3. Love–I want to feel it as well as give it in massive quantities.
  4. Happiness–gratitude, positive expectation, absence of fear, lack of self-importance.
  5. Achievement–accomplishment of worthwhile goals through important, meaningful effort.
  6. Success–see “freedom”.
  7. Freedom–see “What do you want?”
  8. Contribution–application of my innate talents to create something of value to others as well as myself.

I was satisfied that the personal core values I’d unearthed were accurate and were my prime motivators. My next step was to rate how well I was actualizing each of them on a scale of 1 to 10. And now, the scorecard:

Honesty: 9
Okay, I occasionally tell a little white lie but I value this value so much that I tell the truth even when it may hurt to do so.

Integrity: 9
I hold myself to high moral and ethical standards and allow myself to be guided by those principles. I rarely compromise my integrity, but I’m sure closer evaluation would reveal room for improvement.

Love: 6
It’s like I’m missing a gene or something; either that or love is highly over-rated. I want desperately to be able to experience both the giving and the receiving. I think that my first step needs to be to learn to love myself.

Happiness: 5-7
What day is it? What time is it? Like love, I seem to have a genetic ceiling when it comes to experiencing joy that is below what I would like. On the other hand, how would I know a 7 unless I’ve experienced something higher?

Achievement: 5-6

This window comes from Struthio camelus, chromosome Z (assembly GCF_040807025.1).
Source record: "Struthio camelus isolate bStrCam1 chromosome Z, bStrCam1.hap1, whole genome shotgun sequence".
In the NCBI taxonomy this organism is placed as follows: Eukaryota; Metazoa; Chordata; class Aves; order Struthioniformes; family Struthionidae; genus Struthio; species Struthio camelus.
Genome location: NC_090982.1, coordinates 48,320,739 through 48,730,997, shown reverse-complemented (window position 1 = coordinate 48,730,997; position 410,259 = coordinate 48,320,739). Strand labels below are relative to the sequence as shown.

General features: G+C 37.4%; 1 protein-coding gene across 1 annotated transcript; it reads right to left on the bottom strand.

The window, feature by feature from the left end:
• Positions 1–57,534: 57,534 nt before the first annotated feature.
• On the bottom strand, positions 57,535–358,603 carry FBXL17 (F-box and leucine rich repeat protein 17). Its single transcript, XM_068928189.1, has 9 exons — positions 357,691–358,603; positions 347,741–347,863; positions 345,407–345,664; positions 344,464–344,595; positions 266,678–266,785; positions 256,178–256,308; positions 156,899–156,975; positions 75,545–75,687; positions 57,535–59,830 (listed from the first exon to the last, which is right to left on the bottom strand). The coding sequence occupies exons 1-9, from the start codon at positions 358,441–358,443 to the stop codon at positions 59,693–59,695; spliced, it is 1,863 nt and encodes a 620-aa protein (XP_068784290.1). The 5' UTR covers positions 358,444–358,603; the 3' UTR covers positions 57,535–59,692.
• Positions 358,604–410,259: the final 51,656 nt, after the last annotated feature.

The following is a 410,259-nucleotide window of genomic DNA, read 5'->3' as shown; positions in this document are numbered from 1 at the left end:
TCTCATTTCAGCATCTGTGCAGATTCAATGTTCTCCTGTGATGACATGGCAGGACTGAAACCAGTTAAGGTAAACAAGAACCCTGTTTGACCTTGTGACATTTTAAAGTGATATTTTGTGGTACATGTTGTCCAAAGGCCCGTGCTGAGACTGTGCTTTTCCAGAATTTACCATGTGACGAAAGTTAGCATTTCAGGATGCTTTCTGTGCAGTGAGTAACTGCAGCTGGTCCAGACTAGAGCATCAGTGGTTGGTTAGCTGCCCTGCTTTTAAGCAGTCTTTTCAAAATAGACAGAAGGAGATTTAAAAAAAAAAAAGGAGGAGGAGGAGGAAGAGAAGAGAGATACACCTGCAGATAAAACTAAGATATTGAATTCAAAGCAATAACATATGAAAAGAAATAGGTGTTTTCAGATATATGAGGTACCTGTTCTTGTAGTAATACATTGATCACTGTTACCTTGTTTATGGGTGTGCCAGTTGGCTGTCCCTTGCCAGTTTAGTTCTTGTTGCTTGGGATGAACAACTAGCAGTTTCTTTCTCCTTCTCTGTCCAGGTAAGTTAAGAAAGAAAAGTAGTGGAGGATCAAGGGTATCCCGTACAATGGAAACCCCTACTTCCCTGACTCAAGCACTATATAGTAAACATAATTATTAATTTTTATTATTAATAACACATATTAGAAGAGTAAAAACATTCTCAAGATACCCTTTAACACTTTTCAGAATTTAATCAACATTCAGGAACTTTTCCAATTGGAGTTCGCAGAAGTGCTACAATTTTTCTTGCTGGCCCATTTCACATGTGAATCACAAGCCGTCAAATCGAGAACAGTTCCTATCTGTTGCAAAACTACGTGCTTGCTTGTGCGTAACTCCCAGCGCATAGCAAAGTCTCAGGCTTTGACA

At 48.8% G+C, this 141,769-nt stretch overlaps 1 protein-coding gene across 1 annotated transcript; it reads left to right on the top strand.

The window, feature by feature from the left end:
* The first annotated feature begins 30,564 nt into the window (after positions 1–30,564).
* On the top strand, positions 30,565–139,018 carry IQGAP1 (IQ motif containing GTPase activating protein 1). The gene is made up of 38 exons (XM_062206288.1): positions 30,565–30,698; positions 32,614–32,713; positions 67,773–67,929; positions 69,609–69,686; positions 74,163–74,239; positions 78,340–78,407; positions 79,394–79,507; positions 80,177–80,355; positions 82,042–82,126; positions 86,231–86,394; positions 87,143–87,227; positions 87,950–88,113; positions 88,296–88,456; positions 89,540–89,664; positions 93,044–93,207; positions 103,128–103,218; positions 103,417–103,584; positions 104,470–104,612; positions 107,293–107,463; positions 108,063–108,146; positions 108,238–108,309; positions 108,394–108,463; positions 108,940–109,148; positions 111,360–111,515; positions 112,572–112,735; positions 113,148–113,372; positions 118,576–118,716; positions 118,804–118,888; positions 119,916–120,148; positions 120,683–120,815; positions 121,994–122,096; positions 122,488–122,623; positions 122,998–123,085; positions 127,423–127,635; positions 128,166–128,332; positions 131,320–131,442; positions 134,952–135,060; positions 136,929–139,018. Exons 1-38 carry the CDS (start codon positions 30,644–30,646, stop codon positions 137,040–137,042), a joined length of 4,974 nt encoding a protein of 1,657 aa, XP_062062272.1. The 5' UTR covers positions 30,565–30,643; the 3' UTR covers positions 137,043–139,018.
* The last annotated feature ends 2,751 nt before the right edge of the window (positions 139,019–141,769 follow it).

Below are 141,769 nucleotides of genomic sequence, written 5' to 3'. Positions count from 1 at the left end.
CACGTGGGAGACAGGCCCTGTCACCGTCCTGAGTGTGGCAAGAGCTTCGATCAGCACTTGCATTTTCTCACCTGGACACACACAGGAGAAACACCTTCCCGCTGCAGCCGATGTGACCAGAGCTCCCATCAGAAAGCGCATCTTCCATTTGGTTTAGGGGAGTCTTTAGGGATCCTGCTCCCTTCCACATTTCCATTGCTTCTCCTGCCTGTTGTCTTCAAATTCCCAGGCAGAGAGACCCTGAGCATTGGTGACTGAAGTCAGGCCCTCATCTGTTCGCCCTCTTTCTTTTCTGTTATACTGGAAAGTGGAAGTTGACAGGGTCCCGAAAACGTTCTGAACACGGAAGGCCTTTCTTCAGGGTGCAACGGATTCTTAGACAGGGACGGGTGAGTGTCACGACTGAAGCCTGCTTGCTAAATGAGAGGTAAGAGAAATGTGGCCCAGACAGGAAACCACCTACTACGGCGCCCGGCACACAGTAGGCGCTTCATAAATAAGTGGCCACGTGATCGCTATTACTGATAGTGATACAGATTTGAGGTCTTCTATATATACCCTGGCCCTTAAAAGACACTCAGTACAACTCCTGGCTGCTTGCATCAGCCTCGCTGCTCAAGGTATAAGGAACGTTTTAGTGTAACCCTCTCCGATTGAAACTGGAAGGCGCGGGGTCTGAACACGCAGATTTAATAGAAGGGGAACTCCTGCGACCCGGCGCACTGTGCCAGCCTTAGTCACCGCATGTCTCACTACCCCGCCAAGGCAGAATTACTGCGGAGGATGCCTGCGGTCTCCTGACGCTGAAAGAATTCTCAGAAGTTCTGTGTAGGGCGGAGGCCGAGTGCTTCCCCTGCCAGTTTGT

If I was on my death bed right now and my berth after death was decided by what I’d achieved in my life, I fear I’d be in a very long line of people waiting to get past the bouncer at the door to the Lord’s nightclub. I base this evaluation not on measurable things but on the “what did you do with what you got” valuation. I’m a writer, not a salesman. I was given a writer’s tools, not a salesman’s. But I’ve been trying for 35 years to make my fat foot fit into a glass slipper that would allow me entrance to the salesmen’s ball. Fortunately, this whole document is about finding a different shoe that will allow me entrance to an even nicer ball.

Freedom: 5
“What do you want? In a word, freedom. I want to be able to come and go as I please, do what I want when I want to do it.” My comings and goings are dictated by my job; a job that I fight like hell to tolerate and ain’t that good at. Go to work; come home and eat; sleep; start over. But when I do have time off I typically spend it doing what I please.

Contribution: 5
In comparison to what I hope to achieve that may be a generous grade. But despite my distaste for selling cars I’ve always felt that it was important work when done with honesty and integrity. For most people a car is the second most expensive purchase they will make. It is often fraught with anxiety, suspicion and doubt; for me to remove these negative aspects and ease the process a bit is a worthwhile contribution to my customers’ mental health.

Success Quotient: 6.43

This number is the result of adding the scores and dividing by seven. (I did not rate myself on “success” as this would be determined by the average of the other values.) So my success to date at manifesting those things that are important to me is about average, run-of-the-mill, so-so. And in an interesting parallel my score for the test is just about the same as my score for happiness; which begs the questions, “Is there a correlation between values actualization and happiness? And if so, how can I use this information to bring more happiness into my life?”

core valuesYes. As stated above, “Personal core values are beacons that summon us toward our greatest emotional pleasures and to the extent that we heed their call we will be happy; conversely, to the extent that we ignore their call we will suffer emotionally.” As for the second question, let’s try to answer it with another question–let’s do that in “Personal Core Values Part II.”

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Go to Personal Core Values Part II